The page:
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Optimization of clinical and pharmacological approaches to the treatment of patients with Bronchial Asthma

Kubaeva M.B.*, Ivanov D.A., Zyryanov S.K.

Department of General and Clinical Pharmacology, Institute of Medicine,  Peoples' Friendship University of Russia, Moscow, Russia.


ABSTRACT

An evaluation of pharmacotherapy of bronchial asthma in the allergological department of the multidisciplinary hospital is presented. A retrospective pharmaco-epidemiological analysis of 331 medical histories revealed the risks of potentially dangerous drug interactions and adverse drug reactions. The analysis showed potential risks in 79 clinical records, with 15 records showing two or more risks.

Keywords: bronchial asthma, undesirable drug reactions, personalized therapy, optimization of approaches to the treatment.


Introduction 

Allergy is an inflammatory reaction [1-3], which occurs when the immune system overreacts to some allergens [4]. Bronchial asthma (BA) is a chronic disease. Its course and severity depend on many factors, including the timeliness of administration, rationality, and personalization of pharmacotherapy. The rational approach combines current guidelines based on clinical trials with an assessment of individual risks, such as undesirable drug reactions and potential drug interactions.

Although potentially dangerous drug interactions do not always manifest as clinical consequences in the form of undesirable drug reactions or mitigation of therapeutic efficacy, timely detection of potentially undesirable drug combinations should increase the effectiveness and safety of the pharmacological intervention.[5]

Undesirable drug reactions are the main risks of drug administration. The effects of undesirable drug reactions can have significant medical, economic, and social consequences. Undesirable drug reactions can necessitate hospitalization including prolonged and repeated hospitalizations, the development of concomitant diseases, and an increase in symptom severity; unintended drug reactions may even cause the patient’s death. At best, undesirable drug interactions reduce the patients’ quality of life, their trust in doctors, and their adherence to treatment regimens.

Treatment costs and the economic burdens of the disease increase with undesirable drug reactions.[6, 7] While the public health system has been working to improve drug safety and decrease incidents of undesirable drug reactions, the problem continues to be relevant; during hospitalizations at the instant hospital, undesirable drug reactions still occur in 14–30% of patients, and 3-14% of patients are required to prolong their hospitalization as a result of these complications.[8]

Because doctors see patients in independent clinical conditions, diagnosis of delayed drug reactions and reactions associated with long-term use is difficult. Predisposing risk factors of undesirable drug reactions and drug interactions include the duration of treatments and the degree of pharmacologically-induce stressors. The risk of undesirable drug reactions and drug interactions are also heavily dependent on the characteristics of the drugs used.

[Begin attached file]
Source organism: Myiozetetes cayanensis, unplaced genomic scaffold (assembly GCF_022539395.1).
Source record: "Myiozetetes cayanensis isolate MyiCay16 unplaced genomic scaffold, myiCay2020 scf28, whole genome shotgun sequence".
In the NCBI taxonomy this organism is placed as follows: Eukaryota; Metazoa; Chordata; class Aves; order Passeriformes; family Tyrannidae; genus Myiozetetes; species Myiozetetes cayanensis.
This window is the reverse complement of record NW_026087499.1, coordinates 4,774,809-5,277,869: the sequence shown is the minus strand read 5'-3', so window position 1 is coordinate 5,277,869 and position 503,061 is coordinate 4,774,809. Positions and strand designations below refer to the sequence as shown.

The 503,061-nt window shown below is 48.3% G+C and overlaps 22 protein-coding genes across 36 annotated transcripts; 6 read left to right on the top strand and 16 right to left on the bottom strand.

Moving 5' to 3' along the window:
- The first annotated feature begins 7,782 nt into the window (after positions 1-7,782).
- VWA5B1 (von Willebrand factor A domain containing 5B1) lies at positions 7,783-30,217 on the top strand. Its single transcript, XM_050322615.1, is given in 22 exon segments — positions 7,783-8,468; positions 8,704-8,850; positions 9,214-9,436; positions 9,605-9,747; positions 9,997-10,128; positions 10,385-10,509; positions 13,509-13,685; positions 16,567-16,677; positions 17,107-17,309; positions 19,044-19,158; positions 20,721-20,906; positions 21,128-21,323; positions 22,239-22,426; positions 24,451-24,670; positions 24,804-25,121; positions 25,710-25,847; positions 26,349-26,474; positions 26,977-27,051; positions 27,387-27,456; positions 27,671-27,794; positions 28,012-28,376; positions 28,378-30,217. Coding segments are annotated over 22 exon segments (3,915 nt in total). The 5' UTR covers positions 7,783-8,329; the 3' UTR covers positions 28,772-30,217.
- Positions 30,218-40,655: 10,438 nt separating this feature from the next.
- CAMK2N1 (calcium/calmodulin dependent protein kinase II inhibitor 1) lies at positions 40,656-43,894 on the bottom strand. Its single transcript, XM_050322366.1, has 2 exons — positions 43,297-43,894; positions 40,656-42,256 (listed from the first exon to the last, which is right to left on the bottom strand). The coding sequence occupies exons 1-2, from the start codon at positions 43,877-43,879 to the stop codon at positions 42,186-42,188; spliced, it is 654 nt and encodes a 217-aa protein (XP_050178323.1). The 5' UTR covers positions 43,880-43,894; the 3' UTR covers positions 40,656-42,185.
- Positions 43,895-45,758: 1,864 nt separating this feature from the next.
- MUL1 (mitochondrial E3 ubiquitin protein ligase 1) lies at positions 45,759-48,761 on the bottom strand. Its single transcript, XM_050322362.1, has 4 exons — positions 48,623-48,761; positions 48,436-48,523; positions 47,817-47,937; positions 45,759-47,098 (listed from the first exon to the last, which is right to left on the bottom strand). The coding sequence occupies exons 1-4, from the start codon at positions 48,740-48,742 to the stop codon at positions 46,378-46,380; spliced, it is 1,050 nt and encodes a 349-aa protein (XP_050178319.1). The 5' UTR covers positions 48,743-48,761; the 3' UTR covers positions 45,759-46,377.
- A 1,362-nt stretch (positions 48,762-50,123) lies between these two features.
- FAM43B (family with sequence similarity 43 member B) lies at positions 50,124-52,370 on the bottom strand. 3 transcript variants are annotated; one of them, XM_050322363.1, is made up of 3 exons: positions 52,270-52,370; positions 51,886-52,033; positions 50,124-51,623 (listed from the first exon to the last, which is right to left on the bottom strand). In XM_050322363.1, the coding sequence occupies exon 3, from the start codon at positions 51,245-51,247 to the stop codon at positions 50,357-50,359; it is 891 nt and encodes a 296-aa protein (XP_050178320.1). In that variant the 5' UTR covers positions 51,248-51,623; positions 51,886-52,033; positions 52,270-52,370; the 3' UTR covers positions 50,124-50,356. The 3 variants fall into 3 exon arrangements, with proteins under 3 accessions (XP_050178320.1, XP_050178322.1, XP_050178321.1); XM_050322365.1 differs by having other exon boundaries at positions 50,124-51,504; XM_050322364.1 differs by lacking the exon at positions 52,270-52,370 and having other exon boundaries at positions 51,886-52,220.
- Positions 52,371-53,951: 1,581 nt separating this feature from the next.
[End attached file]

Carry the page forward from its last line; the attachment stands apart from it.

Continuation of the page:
Asthma pharmacotherapy drug groups attracting attention are systemic glucocorticosteroids and methylxanthines. As set forth in the Global Initiative for Asthma (GINA 2018), systemic risk factors associated with the development of undesirable drug reactions in BA patients are frequent use of systemic glucocorticosteroids, prolonged use of high doses or the use of potent inhaled glucocorticosteroids (IGCs), as well as the use of inhibitors of the cytochrome P450 family of enzymes, e.g. itraconazole, ketoconazole, and ritonavir.[9]

The risk of developing undesirable drug reactions increases with patient comorbidity [10], and with the administration of drugs by narrow specialists working independently of each other. Other risk factors include doctor-underestimations of the patient’s condition, low patient adherence to treatment protocols, improper use of inhalers, the patient’s tendency to take additional drugs to relieve an attack and to refuse basic therapy; all of these can lead to an increase in the severity or prognosis of the disease.[11] Using information services such as decision support systems, in conjunction with medical information systems, databases, and other tools [12] helps reduce the number of medical errors and the risk of undesirable drug reactions.

Objective: Optimization of clinical and pharmacological approaches to the treatment of patients with BA.

Materials and Methods

This study involved a review of the case histories of 331 patients hospitalized in the allergology department of a multidisciplinary hospital for exacerbation of their preexisting conditions. The risk of drug interactions was determined by reference to the Medscape and Drugs.com databases. Potentially major and moderate levels of negative drug interactions were analyzed by system gradation. Statistical analysis was performed using the SPSS licensed package. Primary sources of information on interactions, undesirable drug reactions, and the pharmacokinetic features of anti-asthma drugs were gleaned from scientific literature and instructions for use obtained from the State Register of Medicines of the Ministry of Health of the Russian Federation (Drug Interactions Checker - Medscape Drug Reference Database).[13]

Results and Discussion

331 case histories were analyzed. 55.6% of cases were men and 44.4% were women. The average age of patients was 34.6 years. Elderly patients (60 years or more) were 7.6%. The BA pharmacotherapy in all cases complied with the Federal recommendations, and the relevant recommendations of the international agreement GINA were taken into account. Concomitant diseases of hospitalized patients are shown in table 1.